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Panelists Question Whether FERC Screens Eliminate Market Power Possibility

January 31, 2005
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There's a chance that power companies could successfully pass interim generation market power tests adopted last year by federal energy regulators and yet still have the potential ability to wield market power, FERC staff and Commissioners were warned at an all-day technical conference last Thursday.

The overall message delivered by several utility industry representatives and other parties is that the two screens should be considered a work in progress and that FERC should take a good, hard look at revising the tests.

Panelists convened at FERC headquarters in Washington, DC, for the first of a two-day technical conference related to market-based rates (MBR) for public utilities [RM04-7]. The conference is examining issues associated with generation market power and affiliate abuse, two of the four prongs the Commission uses to determine market power for purposes of reviewing applications for MBR authorization by power companies.

The first day of the conference considered whether, and if so to what extent, the Commission should modify the interim generation market power screens [pivotal supplier and market share] adopted by FERC in 2004 and the appropriate mitigation for those found to have generation market power.

Both screens "provide very useful information to this Commission and we would urge you not to stray from these screens," said Denise Goulet, senior assistant consumer advocate for the Pennsylvania Office of the Consumer Advocate. "But we do believe that these screens alone do not tell the whole story." FERC should "undertake some additional revisions to these screens," Goulet said.

"We believe that an entity can pass both the interim screens and yet still possess the potential to exert market power," Goulet went on to say. "We believe that because that entity may very well be able to control a critical section of the supply curve in the market in which they find themselves. I guess you would put us in the category of those who think the screens can produce false positives as opposed to false negatives."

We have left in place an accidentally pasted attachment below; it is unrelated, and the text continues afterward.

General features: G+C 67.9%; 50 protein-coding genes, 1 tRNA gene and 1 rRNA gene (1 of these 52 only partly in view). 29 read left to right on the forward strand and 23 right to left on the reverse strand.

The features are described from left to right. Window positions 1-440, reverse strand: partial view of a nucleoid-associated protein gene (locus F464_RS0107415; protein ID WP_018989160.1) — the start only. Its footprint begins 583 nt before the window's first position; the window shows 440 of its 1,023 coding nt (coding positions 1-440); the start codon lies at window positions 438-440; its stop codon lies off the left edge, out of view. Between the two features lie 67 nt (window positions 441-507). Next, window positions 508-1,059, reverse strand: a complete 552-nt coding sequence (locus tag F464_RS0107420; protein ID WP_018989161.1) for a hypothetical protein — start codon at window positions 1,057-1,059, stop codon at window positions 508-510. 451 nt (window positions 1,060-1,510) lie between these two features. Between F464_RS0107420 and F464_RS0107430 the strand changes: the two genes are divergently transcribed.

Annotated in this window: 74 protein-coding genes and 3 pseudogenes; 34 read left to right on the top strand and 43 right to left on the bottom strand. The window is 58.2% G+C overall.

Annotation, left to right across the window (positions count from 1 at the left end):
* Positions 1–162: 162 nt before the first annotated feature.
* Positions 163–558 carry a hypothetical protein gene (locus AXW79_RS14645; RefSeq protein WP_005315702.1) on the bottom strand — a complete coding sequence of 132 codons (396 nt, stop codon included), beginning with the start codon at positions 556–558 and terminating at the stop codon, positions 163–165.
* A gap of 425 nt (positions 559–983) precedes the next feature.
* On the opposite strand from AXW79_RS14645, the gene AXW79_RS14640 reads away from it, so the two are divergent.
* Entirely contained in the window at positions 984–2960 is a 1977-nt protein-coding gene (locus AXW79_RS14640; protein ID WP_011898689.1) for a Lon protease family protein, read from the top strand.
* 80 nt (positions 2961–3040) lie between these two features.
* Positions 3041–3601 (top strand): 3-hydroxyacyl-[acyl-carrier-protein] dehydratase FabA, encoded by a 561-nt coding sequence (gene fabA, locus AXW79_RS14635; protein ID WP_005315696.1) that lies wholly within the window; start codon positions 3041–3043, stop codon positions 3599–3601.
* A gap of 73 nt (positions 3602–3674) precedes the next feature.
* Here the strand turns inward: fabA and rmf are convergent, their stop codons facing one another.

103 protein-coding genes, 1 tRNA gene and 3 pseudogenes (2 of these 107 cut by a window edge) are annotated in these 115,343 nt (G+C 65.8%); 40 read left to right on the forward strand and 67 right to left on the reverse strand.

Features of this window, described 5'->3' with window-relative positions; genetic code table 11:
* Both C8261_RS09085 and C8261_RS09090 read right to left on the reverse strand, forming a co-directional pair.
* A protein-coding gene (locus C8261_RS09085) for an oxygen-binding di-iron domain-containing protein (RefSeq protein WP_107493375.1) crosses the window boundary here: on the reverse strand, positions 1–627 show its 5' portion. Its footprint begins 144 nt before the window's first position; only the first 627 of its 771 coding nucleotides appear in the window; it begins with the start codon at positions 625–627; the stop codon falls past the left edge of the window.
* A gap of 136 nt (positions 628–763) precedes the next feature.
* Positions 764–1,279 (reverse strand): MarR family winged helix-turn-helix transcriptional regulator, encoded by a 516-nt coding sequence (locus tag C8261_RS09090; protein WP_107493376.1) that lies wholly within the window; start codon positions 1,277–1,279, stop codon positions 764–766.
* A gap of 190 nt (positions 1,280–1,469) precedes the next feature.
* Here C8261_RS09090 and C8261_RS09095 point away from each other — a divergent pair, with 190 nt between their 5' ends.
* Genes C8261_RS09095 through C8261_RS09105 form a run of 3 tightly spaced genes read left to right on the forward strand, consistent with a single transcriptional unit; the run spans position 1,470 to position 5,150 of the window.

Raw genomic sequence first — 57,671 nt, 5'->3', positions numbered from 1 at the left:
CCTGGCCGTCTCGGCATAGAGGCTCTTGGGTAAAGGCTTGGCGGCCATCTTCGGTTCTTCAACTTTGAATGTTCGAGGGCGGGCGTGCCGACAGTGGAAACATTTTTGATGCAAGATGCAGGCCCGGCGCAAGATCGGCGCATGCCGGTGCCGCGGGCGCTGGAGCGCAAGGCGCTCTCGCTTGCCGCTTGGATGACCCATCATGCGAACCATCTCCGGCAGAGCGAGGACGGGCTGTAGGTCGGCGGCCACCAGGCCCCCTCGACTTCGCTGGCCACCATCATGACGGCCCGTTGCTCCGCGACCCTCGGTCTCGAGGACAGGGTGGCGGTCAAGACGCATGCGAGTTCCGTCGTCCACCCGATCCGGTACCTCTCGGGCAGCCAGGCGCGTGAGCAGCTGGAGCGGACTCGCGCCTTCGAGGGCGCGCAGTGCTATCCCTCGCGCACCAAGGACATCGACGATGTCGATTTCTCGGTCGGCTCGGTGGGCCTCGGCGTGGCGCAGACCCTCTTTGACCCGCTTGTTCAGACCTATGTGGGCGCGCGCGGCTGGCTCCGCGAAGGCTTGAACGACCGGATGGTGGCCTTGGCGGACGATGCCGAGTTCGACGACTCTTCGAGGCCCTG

Goulet said her office believes that FERC "should modify the interim screens and require applicants for market-based rates to submit a supply curve analysis that will allow the Commission to discover where the applicant's units fall on the supply curve and also whether the applicant has the incentive to exert market power." In order to undertake such analysis, "we believe that you should require the applicants submit additional information reflecting the type of the units they own and the heat rates of those units."

Mark Hegedus, appearing on behalf of the American Public Power Association (APPA) and the Transmission Access Policy Study Group (TAPS), said that these groups "worry about cases where applicants pass the screens, but nonetheless have the ability and incentive to exercise market power and for this reason we support incorporating an analysis of supply curves into the MBR test."

He said that APPA and TAPS "strongly disagree with those who would ditch the market share screen or neutralize it by using what has been called contestable load or truncated market share analysis." He said that such analysis "ignores the competitive capability provided by the generation fleets of large sellers, especially ones that operate their own transmission control areas. These fleets make an enormous difference to those firms' ability to compete and influence price."